Seems that since my last (long ago) post, I have been reading more and more about tennis players and doping. Part of this may be that I am catching up on my tennis news through back issues of Tennis that my dad saved for me (thanks, Dad!) and let me take over Christmas. Years in reviews and predictions for next year all mention doping at some point--who will get caught perhaps, how the tours will deal with it, some speculation that it is already rampant but very hush hush (how anything can be hush hush in our media and celebrity crazed Western society though is cause for speculation in itself). So it's definitely on the tennis radar.
So much so that people are starting to make money off it already. A British-based company is selling sport drinks, bars, gels and the like to tennis players promising them the products will not be tainted with banned substances. They have taken super duper precautions to promise customers (banned) substance-free supplements including individual packaging which is encoded in such a way that the product within can be traced back to the original batch from whence it came in case of a positive test.
The whole thing seems weird to me, but of course I have no expertise in doping. Part of the weirdness is that the client list is top secret. Apparently many of the top players on the ATP are customers. Why is knowing this a problem? I don't think it implies that previous to their use of said company's products they were downing tainted supplements all the time. And if the point of this company is to make the lives of players positive test worry-free then why wouldn't you let on who is savvy enough to use your product?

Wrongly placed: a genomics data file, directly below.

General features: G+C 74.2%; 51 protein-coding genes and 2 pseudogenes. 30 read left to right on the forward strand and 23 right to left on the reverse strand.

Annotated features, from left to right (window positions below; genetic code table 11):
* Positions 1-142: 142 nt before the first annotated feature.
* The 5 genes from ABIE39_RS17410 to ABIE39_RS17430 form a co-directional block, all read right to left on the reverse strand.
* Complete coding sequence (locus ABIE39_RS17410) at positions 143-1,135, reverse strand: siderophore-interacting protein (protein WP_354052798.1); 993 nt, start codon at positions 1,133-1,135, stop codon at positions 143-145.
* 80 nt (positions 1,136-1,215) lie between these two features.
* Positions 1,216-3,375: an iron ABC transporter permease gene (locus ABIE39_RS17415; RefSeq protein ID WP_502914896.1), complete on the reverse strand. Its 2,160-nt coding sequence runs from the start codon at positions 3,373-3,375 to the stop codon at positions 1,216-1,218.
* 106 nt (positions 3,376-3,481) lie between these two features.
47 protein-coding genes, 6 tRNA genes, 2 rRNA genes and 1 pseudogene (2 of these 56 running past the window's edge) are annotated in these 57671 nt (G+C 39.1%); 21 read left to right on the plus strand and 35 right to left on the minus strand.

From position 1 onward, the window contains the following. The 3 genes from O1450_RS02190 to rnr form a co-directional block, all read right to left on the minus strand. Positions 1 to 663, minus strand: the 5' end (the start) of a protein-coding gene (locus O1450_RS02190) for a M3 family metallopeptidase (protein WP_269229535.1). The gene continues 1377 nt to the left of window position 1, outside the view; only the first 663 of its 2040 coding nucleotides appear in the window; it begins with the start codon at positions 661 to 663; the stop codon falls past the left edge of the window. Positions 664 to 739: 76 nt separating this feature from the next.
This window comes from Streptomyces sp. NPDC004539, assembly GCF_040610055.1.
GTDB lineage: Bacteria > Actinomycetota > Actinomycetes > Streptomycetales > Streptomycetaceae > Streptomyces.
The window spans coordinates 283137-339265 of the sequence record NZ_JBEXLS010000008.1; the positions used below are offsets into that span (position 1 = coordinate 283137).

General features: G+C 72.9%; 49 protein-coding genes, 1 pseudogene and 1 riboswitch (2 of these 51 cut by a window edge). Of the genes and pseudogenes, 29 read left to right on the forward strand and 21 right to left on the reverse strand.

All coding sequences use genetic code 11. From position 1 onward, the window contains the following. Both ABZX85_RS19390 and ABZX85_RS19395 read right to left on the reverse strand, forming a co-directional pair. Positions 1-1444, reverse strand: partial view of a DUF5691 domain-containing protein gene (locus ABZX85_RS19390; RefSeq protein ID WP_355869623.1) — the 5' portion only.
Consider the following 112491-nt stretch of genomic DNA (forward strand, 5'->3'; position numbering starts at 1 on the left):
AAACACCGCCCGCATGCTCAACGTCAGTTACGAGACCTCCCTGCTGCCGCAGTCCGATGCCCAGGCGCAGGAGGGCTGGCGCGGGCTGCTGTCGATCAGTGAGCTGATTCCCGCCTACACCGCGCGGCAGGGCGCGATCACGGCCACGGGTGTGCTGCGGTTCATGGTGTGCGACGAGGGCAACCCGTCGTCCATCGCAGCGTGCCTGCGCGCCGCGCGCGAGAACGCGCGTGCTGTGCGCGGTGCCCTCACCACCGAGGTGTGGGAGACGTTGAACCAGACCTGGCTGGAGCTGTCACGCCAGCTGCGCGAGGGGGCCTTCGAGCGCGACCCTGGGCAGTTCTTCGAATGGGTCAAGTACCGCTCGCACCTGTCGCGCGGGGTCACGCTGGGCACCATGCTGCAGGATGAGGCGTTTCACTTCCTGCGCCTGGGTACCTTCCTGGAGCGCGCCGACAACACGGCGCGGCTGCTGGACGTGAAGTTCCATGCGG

And what's this got to do with gender? Well using this lens through which to examine the situation I find it very interesting that the little piece I read on this in the Nov/Dec issue of Tennis mentions only the ATP players. Granted this was published before the revelation that Sesil Karatantcheva turned in a positive test (maybe). But still it seems problematic that only male players and doping are being used in the same breath. Sure it was ATP trainers allegedly responsible (inadvertently of course) for supplying some players, including Greg Rusedski, tainted supplements, but this situation is just as likely to occur on the WTA tour. Track and field has accepted that women too want to be competitive and will go to the same destructive lengths as men to do so. Tennis, so mired in and married to historical constructions of masculinity and femininity needs to realize this as well. Perhaps the Karatantcheva incident will open some eyes.
And finally, one more prediction, or rather wish for the coming year: that this "but I didn't know what I was taking--someone just gave it to me" excuse will fade away like all falsely constructed facades. It's a sophomoric excuse and tennis needs to see beyond it and deal with this predicted doping onslaught.